- By Rachel Stockman WSB-TV
Several local parents are outraged by the way they say their kids were treated by a Georgia dentist.
At least two parents say their children were put in a restraining device – called a “papoose board” at Smiles-R-Us in Carrollton, Georgia.
A spokesperson for the Georgia Board of Dentistry says there are no rules, laws, or regulations regarding when dentists can use these restraints.
James Crow, said when he went with his mother to take his daughter, Elizabeth, to get her front tooth pulled at Smiles-R-Us in Carrollton, one of the devices was used.
Crow and his mother say they were not allowed into the exam room.
“We were sitting out in the waiting room and all of a sudden, we heard somebody screaming,” Evelyn Crow said.
Elizabeth’s father says when he rushed into the exam room, he found his daughter unattended and in physical restraints.
“I couldn’t see my kid in the body bag just strapped down to the bed, I couldn’t handle it,” Crow said.
“This little girl was frightened. I had to carry her out, she was shaking so bad,” his mother said.
An employee who answered the phone at the Carrollton office on Tuesday, told WSB that the office always requires parents to sign consent forms before the papoose board is used. The Crow’s say they never remember being notified. The employee said no one would be available for an on-camera interview.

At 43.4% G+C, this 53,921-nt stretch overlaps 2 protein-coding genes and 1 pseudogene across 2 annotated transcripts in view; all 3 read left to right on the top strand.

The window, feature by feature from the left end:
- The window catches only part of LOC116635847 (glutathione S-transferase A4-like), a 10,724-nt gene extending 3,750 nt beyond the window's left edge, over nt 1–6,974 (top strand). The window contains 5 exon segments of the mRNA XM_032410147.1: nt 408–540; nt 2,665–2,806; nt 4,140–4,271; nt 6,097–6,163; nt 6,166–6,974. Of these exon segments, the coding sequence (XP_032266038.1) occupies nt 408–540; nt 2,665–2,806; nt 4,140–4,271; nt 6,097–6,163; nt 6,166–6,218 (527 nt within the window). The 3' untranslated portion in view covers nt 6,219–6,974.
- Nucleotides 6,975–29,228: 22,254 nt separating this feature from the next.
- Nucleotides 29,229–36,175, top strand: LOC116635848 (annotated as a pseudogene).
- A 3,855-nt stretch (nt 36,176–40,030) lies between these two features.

“The only thing they said was they were going to put her on some laughing gas,” Crow said.
Crow’s grandmother says when she questioned the dentist about the restraints, she was told Elizabeth did not want to cooperate.
According to records, a dentist by the name of Dr. Jamey Chang runs the place. Both of her offices were closed on Wednesday.
While the devices are legal, the American Academy of Pediatric Dentistry recommends that the devices are used only under certain circumstances.
“Protective stabilization, with or without a restrictive device, performed by the dental team requires informed consent from a parent. A parent’s signature on a consent form should not preclude a thorough discussion of the procedure,” the guidelines say.
“I think they should make a law for dentists not to restrain children like that,” Crow said.